By Jamie Gonzales
Timing is everything; just ask a footballer who’s made a goal, a comedian who’s dropped a punchline or a rocket scientist going to Mars. But even for us, regular folks, there’s a right time or window to do (or stop doing) certain things, especially as it pertains to one’s health, family, career and relationships. Right now, for instance, is the perfect time to read on and perhaps learn a science-backed hack or two from our mini one-stop-shop of practical advice! Some you may find surprising, while others can be very specific about stuff to which we normally don’t give much thought.
Health and Fitness
Exercise. We all know it’s good for us, but the difficulty in most cases is sticking to a regular schedule. Experts recommend doing it as soon as you get up in the morning; you won’t have any excuse this early, making it more likely to develop into a habit. Night workouts aren’t bad, but they may affect your sleep.
Checking Your Weight. Because we normally tend to pig out on weekends and burn off calories during the week, it’s best to hit the scale at around the same time every Wednesday to more accurately keep track of one’s weight. The time of day doesn’t matter as long as it’s always done around the same time.
Taking a Nap. Doctors and sleep experts say it’s best to take a short 20-minute snooze at around two or three in the afternoon. It’s when blood sugar level is at a low (it tends to surge when we’re asleep) and as long as we don’t “over-doze,” it’s early enough in the day so as not to mess up regular nighttime sleep.
Taking Vitamins. Vitamins C and B Complex are water-soluble and best taken soon after waking up or on an empty stomach (an hour before or two hours after meals). Multivitamins (including prenatals) are best taken before lunch. Vitamins A, K, D and E are fat-soluble and should be taken with your evening meal.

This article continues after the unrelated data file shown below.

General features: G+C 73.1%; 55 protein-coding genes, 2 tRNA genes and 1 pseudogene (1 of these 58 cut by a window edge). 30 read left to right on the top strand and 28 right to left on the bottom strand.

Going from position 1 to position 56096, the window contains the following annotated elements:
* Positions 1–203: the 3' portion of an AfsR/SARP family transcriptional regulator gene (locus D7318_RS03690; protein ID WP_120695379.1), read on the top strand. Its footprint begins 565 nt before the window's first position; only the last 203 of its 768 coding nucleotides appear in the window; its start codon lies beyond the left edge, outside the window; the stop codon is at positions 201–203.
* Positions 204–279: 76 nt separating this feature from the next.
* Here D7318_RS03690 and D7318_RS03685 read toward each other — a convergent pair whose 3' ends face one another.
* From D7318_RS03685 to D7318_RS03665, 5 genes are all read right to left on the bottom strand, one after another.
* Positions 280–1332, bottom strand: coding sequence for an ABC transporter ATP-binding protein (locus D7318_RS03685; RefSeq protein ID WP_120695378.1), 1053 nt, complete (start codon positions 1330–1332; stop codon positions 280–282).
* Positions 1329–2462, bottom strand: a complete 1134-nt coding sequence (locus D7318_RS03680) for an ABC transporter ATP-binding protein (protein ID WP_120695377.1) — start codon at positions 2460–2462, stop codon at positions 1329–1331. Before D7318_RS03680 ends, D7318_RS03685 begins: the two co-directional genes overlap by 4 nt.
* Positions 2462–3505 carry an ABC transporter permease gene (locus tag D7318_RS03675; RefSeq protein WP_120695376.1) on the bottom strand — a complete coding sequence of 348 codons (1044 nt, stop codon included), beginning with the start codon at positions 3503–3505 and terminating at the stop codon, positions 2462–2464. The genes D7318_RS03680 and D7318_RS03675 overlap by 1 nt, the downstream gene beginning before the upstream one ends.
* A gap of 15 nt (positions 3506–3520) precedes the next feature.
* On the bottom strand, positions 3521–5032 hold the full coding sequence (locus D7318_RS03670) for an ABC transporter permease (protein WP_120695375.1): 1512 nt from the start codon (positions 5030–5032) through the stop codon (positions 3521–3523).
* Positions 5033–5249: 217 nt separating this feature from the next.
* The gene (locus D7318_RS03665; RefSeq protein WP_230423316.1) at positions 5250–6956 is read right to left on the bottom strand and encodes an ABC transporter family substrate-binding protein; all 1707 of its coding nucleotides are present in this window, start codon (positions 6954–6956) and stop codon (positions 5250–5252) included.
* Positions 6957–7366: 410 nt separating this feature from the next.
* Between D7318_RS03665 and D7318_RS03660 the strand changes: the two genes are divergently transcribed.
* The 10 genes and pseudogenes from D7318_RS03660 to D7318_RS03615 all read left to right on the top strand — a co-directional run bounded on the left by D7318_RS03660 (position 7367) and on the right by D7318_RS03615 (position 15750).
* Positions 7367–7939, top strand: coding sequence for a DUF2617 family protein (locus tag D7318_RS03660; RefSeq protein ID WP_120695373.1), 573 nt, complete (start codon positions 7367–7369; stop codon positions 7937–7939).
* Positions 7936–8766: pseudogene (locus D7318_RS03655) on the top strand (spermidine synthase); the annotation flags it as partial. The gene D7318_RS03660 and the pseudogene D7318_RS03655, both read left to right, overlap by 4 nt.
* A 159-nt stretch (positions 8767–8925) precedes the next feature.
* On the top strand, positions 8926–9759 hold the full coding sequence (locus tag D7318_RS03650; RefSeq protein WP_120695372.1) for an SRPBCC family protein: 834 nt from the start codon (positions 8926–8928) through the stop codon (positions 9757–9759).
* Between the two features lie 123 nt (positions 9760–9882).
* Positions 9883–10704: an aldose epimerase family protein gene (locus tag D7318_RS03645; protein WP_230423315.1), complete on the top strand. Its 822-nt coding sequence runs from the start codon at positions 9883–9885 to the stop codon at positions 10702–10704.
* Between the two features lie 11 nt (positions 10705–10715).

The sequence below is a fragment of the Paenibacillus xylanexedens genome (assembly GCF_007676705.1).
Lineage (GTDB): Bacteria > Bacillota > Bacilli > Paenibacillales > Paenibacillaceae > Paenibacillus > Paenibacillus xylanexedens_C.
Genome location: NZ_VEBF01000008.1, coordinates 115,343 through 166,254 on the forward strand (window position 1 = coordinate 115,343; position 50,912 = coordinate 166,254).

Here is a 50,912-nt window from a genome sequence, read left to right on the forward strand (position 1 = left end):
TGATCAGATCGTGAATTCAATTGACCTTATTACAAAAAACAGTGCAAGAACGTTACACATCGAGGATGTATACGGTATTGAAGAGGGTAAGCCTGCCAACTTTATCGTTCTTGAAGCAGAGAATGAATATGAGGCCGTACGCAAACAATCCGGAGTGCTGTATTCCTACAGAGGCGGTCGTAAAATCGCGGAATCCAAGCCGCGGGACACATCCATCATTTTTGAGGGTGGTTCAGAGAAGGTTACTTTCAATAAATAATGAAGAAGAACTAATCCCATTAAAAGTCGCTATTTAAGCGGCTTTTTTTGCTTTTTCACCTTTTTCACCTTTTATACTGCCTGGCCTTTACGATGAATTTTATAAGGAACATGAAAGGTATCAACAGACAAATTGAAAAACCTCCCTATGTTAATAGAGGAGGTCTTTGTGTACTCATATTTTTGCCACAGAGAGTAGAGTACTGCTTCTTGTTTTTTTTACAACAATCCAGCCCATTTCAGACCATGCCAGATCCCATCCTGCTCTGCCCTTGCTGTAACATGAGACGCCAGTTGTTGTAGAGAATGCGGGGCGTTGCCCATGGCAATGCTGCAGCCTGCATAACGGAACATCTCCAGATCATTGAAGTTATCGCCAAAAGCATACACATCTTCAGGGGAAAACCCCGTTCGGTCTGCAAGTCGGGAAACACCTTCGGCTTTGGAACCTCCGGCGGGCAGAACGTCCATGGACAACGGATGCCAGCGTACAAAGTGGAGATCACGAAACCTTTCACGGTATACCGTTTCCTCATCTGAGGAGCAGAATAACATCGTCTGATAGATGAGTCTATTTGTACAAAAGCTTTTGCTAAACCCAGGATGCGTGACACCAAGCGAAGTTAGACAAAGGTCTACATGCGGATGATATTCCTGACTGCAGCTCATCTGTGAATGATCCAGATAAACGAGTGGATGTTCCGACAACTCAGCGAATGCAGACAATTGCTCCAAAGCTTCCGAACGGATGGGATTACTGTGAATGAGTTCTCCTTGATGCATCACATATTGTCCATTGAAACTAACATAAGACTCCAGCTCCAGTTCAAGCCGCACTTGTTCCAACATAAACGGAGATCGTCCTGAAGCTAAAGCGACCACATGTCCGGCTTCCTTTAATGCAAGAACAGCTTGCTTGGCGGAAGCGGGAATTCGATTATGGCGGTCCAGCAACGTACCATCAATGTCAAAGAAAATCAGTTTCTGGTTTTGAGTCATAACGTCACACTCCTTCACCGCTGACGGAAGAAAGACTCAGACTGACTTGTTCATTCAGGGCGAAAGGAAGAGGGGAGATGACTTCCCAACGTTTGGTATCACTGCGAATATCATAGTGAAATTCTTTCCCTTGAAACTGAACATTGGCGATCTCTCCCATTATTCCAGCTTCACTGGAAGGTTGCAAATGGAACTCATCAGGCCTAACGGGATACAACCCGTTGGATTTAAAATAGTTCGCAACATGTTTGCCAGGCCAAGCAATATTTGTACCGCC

Drinking Green Tea. To optimize benefits, experts advise drinking green tea either mid-morning, between meals, before exercise, or, because it has caffeine, at least two hours before bedtime. In any case, be sure not to drink on an empty tummy because its high crystalline compound content may cause liver damage.
Putting On Sunscreen. Ever notice how sunblock lotions don’t always seem to work? Dermatologists say that for best results, the skin should be given time – at least 15 minutes before going out – for it to absorb the lotion. It then must be reapplied about every two hours thereafter or sooner if you swim or sweat a lot.
Medical Checkups. They’re now called Periodic Health Assessments and the good news for most people is you now don’t have to drag yourself to the doctor’s office annually. The American Medical Association recommends a checkup every five years for adults aged 18-40 and every one to three years thereafter.
Taking Meds. As a general rule, meds are best taken on an empty stomach (around an hour before or two hours after a meal) to optimize the drug’s benefits. But there are clear exceptions, such as for aspirin and other anti-inflammatory drugs, which should be taken with food to avoid acid reflux and gastric bleeding.
Checking Blood Pressure. If you have blood pressure issues, doctors recommend taking a measurement before eating or taking meds in the morning and another at night, ideally around the same times each day. They further recommend taking two to three readings every time to make sure the results are accurate.